This past Shrove Tuesday I was trying to think of something to give up for Lent. Chocolate and candy and junk are the old stand-bys, but I wanted to do something different. Last year I gave up making excuses for not exercising and just do it and that went very well. I also committed to praying while I walked, instead of listening to my Ipod, and there were some good conversations.
In the end, I decided to give up the internet. In fact, at the last moment, I decided to give it up. So last minute, in fact, that I couldn't even write a post about it.
No computer, except for emailing and banking and help with schoolwork - I didn't think I could notify the school, bank and emailers in time, nor would they care about my sacrifice.
It was a long 40 days. I had no idea how much time I spent in front of this screen...mostly just reading and surfing. It was automatic to go to it many times a day.
I missed the bloggers terribly and often wondered what was happening in their lives. Especially since I knew about upcoming events, ie: BooMama's trip, baby Avery and Easter. I thought about the bloggers a lot, knowing their lives were going on and I wasn't "in" on anything.
I learned I use the internet a lot for general information and fact-finding. Topics originating from conversations, TV shows, magazines and general news. Wikipedia is great and was sorely missed. For me, the computer has thoroughly replaced the phone book/yellow pages, watching weather forecasts, dictionary/thesauras books, encylopedias and any other type of resource material. It's my first stop to find anything.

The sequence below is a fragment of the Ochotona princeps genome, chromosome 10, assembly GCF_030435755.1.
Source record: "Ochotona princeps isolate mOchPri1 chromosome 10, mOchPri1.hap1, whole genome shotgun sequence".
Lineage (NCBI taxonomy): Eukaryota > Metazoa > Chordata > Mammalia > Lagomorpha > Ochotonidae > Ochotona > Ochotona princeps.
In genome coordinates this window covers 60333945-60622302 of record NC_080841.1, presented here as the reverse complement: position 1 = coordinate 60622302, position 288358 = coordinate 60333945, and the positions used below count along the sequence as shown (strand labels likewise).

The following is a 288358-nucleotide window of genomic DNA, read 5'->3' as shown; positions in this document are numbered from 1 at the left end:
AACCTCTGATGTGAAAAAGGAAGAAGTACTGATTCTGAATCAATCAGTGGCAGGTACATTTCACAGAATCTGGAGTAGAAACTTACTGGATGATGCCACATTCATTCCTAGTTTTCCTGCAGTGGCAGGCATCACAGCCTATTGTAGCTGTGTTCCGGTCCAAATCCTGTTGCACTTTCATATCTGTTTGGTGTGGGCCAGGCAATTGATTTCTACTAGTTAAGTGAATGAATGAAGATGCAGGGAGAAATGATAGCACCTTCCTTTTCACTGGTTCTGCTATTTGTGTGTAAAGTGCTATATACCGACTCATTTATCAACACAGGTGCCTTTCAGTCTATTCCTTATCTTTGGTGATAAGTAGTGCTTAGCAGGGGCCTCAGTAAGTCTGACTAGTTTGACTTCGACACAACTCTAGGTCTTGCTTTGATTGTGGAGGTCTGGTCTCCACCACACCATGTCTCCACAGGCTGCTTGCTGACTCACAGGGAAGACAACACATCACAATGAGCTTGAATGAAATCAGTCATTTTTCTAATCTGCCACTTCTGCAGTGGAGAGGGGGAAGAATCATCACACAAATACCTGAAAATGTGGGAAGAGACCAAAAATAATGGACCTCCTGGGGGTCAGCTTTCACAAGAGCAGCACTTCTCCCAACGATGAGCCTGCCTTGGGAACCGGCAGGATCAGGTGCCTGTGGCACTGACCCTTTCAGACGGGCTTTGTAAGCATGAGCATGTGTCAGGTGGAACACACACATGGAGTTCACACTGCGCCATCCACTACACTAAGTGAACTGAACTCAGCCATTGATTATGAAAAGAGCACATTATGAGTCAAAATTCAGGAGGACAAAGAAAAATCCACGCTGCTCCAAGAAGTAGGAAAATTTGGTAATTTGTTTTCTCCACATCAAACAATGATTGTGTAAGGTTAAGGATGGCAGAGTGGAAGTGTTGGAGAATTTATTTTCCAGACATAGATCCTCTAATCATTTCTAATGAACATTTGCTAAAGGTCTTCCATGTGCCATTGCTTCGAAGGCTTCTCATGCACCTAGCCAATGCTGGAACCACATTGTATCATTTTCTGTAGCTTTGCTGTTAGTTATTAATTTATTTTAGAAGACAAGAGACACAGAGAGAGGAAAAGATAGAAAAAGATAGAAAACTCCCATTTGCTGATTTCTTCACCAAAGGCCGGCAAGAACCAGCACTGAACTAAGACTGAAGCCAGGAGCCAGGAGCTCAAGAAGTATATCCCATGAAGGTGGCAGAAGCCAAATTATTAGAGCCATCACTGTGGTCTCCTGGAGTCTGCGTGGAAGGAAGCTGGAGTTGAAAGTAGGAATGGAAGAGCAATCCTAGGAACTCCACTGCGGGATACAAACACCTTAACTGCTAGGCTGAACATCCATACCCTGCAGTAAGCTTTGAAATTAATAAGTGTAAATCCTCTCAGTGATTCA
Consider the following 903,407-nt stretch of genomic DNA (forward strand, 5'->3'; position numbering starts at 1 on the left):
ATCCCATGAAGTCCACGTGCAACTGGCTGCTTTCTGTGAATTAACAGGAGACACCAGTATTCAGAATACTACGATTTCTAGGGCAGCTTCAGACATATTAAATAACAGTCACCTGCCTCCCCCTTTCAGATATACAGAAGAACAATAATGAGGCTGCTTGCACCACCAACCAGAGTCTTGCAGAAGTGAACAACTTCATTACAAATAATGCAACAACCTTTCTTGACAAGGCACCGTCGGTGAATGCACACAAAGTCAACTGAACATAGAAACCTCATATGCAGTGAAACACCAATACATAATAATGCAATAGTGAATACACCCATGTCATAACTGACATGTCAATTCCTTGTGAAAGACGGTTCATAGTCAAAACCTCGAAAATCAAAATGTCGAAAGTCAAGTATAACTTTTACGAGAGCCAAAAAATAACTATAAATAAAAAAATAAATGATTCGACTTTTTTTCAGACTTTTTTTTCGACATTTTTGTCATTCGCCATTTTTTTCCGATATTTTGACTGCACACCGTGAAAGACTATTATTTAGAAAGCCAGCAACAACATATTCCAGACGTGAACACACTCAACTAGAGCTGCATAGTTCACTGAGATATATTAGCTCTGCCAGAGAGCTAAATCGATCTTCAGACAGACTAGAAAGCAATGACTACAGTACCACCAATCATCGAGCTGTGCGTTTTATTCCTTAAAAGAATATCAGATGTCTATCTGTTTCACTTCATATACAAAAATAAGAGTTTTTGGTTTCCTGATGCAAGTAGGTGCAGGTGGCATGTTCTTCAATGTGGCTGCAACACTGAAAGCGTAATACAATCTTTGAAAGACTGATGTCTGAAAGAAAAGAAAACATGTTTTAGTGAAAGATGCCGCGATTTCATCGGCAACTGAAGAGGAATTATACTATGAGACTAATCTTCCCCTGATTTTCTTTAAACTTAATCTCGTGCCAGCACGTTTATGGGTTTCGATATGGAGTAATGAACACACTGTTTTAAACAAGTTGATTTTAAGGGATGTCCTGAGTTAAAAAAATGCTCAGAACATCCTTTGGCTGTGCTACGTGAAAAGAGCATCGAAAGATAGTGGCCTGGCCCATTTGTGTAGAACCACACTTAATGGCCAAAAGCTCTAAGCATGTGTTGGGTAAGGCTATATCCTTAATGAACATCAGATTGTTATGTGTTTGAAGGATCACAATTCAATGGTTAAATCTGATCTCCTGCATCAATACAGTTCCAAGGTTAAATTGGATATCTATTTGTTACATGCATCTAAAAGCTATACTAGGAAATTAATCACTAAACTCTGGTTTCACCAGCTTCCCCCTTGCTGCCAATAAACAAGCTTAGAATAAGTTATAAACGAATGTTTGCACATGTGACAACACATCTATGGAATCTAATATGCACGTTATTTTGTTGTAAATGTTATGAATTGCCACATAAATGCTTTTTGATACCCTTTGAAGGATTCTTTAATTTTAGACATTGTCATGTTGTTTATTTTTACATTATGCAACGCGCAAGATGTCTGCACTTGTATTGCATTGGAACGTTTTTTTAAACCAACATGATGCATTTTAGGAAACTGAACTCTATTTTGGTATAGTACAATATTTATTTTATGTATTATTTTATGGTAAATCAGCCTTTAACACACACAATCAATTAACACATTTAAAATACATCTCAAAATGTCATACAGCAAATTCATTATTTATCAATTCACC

At the same time, I also gave up watching daytime TV - even Oprah and Dr. Phil. Let me clarify, I have the TV on for company, I truly do, an old habit picked up from my Grandmother. So I tried to listen to the radio, which is a lot more local with information, and CDs or just quiet. The no daytime TV wasn't a part of lent, but it seemed to fit in with reducing the electronic bombardment.
So, what happened to me, aside from realizing my addiction to this very small screen?
I wish I could say that my life changed forever, in wonderful ways, but it didn't really. I read a lot more books which really isn't a good thing, as I read a lot already. I'm an obsessive reader, almost addict-like. When I have a good book, all I want to do is read and do nothing else. To the point when I could almost resent the intrusion of my life on my reading time. I try to read a little everyday, but I get so involved I don't want to let go. So all the extra time wasn't good in the beginning. I read compulsively for the first couple of weeks, but then I ended that.
I liked the quiet. That was nice. No white noise. It's amazing how noisy white noise is. I think that was the best part. Enjoying the quiet. I'm hoping I'll keep that up. And now that I know my tendency to sit and surf, I think I have to monitor that a bit more closely until new habits are formed.
One thing for sure is that I got to bed at a more reasonable hour on a more regular basis. That was good. And a trend I really should continue.
I think the thing that changed the most was that I spent more time in my life than in other people's. Nothing physically changed. I have to have a very low-key lifestyle to maintain a low stress level for health reasons. But mentally I was more present. Not emotionally, since unfortunately, I'm always present emotionally. Just mentally. Living my life, not reading about others' lives and (sometimes) living vicariously through them. That is a big thing for me. An active imagination is not always a good thing. It can take you out of your reality for too long and too far away. I was more present for me and then, I can only assume, for others.
That's not a new lesson for me. But one that is worth hearing again.